Great Wall of Kuakini believed to have protected food from roaming cattle


Editor’s note: West Hawaii Today, in conjunction with the Kona Historical Society, is pleased to present readers a weekly feature compiled by the society called “A Guide to Old Kona.” These articles and accompanying photographs have been compiled and provided by Kona Historical Society and were published previously in a book of the same title.

Great Wall of Kuakini

The Great Wall of Kuakini is a stone barricade, over 5 miles long, that stretches from Kailua to beyond Keauhou less than a mile from the coast. When John Papa Ii recorded his first impressions of Kailua in 1812, he wrote, “A stone wall to protect the food plots stretched back of the village from one end to the other and beyond.” It is possible this wall was enlarged during Gov. John Adams Kuakini’s time to control the increasingly problematic movement of cattle.

Before Polynesians settled these islands, Hawaii’s specialized environment included only two mammal species, the Hawaiian hoary bat and the monk seal. The colonizing Polynesians brought to Hawaii dogs, pigs, fowl and the Polynesian rat. These imported animals had an impact on the natural environment, but not as devastating an impact as the animals introduced by European sea captains after Capt. James Cook’s “discovery.”

Cattle, sheep, goats and large European boars were purposefully brought to the Sandwich Islands to stock Western ships with food supplies during their long sea voyages. Capt. George Vancouver, determined to establish cattle in Hawaii, carried seasick bulls and cows across the Pacific Ocean on board his ship two years in a row. In 1794, as special gifts for Kamehameha I, he successfully landed his final shipment of a young bull, two cows and two bull calves at Kealakekua Bay.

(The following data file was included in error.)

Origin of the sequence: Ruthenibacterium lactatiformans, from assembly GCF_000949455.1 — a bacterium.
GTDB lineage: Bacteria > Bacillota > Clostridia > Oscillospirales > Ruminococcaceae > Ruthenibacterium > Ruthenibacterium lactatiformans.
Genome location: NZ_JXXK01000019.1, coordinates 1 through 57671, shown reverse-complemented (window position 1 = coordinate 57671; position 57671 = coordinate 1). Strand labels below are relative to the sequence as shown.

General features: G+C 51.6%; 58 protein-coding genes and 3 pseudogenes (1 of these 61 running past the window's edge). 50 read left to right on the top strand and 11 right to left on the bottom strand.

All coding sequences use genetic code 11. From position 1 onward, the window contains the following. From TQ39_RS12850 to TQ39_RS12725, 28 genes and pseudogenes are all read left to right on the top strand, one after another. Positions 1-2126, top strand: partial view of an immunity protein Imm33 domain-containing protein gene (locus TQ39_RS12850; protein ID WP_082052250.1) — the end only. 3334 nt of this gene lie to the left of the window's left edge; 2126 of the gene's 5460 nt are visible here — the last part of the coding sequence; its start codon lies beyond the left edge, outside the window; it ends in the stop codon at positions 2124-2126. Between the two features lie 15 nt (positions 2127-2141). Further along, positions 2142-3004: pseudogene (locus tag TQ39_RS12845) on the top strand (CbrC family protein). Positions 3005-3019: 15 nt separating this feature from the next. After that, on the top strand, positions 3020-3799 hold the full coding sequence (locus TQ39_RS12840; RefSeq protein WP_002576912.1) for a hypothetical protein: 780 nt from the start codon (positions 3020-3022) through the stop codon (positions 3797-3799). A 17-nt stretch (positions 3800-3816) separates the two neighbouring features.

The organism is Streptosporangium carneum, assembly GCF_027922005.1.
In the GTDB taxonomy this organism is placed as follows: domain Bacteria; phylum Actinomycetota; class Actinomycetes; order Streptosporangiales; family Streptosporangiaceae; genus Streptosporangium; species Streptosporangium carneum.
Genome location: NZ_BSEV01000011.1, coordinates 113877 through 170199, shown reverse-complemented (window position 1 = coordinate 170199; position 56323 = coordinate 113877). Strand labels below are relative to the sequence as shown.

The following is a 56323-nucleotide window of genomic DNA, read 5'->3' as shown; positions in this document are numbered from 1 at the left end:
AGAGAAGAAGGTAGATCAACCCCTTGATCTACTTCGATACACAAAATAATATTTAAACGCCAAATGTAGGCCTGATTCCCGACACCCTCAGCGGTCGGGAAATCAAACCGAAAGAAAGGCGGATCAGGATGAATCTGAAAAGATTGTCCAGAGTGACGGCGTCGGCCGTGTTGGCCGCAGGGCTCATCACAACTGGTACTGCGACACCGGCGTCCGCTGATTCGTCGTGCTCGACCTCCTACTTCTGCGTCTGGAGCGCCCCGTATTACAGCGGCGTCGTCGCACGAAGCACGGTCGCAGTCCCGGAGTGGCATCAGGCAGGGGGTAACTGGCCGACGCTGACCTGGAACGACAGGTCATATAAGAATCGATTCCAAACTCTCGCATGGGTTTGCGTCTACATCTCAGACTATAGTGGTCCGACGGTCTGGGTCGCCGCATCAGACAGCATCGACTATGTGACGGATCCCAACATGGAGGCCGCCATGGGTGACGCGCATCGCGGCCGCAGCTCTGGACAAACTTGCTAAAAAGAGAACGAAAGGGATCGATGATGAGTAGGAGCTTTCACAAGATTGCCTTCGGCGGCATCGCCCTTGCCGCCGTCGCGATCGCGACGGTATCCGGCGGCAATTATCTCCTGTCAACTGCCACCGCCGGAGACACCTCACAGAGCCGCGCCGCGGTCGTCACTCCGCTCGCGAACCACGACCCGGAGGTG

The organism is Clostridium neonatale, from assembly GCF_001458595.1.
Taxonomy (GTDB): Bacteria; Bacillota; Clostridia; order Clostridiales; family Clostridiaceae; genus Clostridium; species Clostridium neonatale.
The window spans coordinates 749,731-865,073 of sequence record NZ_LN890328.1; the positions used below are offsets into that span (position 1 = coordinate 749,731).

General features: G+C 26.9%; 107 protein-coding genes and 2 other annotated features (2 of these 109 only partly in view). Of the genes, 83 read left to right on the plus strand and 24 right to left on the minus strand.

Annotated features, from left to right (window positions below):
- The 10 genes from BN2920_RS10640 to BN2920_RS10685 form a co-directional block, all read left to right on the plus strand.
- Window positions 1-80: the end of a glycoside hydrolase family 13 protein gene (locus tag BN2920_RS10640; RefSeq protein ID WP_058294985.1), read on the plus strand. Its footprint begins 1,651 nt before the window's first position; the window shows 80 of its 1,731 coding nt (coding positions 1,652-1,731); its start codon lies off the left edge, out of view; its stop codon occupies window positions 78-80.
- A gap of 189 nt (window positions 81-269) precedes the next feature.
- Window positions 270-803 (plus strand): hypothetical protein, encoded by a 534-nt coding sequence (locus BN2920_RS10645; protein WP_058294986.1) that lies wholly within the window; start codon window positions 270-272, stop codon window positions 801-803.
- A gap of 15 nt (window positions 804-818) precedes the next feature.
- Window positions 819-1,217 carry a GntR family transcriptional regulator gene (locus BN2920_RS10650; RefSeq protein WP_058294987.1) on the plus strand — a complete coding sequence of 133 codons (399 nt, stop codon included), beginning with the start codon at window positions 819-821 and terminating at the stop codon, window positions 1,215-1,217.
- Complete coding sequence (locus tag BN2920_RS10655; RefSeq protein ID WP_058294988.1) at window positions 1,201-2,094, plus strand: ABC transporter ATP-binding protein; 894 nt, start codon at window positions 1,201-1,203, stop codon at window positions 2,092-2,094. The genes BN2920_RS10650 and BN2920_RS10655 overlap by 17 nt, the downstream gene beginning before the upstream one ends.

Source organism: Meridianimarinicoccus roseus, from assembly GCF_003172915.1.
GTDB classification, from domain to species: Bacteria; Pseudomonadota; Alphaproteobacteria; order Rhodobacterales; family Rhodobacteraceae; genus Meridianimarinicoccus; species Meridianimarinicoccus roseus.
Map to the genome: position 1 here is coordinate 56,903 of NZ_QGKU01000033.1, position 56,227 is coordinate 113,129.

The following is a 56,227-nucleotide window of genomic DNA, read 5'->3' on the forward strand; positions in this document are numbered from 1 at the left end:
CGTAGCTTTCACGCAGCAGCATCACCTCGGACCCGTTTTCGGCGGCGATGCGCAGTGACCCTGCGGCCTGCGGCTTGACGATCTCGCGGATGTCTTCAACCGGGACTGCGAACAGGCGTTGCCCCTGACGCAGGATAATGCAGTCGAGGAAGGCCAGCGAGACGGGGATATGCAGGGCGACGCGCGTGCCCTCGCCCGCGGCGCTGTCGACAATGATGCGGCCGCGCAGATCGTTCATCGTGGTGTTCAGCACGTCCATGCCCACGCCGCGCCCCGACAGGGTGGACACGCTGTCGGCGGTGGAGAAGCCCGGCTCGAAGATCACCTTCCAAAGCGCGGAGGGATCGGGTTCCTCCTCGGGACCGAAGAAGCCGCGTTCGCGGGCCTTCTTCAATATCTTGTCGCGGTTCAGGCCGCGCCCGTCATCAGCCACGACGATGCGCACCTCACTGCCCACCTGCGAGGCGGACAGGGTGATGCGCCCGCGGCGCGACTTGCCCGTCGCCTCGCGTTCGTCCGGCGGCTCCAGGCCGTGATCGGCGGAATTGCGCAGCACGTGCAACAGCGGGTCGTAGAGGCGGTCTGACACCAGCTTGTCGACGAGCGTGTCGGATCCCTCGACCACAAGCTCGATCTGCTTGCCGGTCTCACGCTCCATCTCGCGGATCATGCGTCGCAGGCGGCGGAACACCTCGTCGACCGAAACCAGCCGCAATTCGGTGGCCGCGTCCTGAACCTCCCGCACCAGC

The cattle soon adapted to Hawaii, and, without a single natural enemy, proceeded to trample the countryside. They chewed crops, tender trees and the sides of thatched houses. They devastated not only gardens but also the native landscape. Wild bulls chased little children and terrified unwary travelers.

With no knowledge of cattle-raising, the Hawaiians were helpless to control the huge animals. Gov. Kuakini may have ordered the expansion of the older wall, originally built to stop pigs and dogs from damaging the upland gardens, to put a stop to midnight cattle stampedes through Kailua.

In the 1830s, King Kamehameha III brought Mexican-Spanish cowboys, called Los Espanoles or vaqueros, to Hawaii to teach his subjects horseback riding, cattle roping, saddle making and lariat braiding. The Hawaiians learned quickly. Before long the Hawaiian cowboy, or paniolo (named after his Mexican counterpart), became a colorful part of Hawaii’s changing 19th-century culture.

Modern road construction and housing projects have breached Kuakini’s Wall in several places. A section remains near the southern edge of Crossroads Center on the mauka side of Queen Kaahumanu Highway.

Copyright 1998 Kona Historical Society. Reprinted by permission.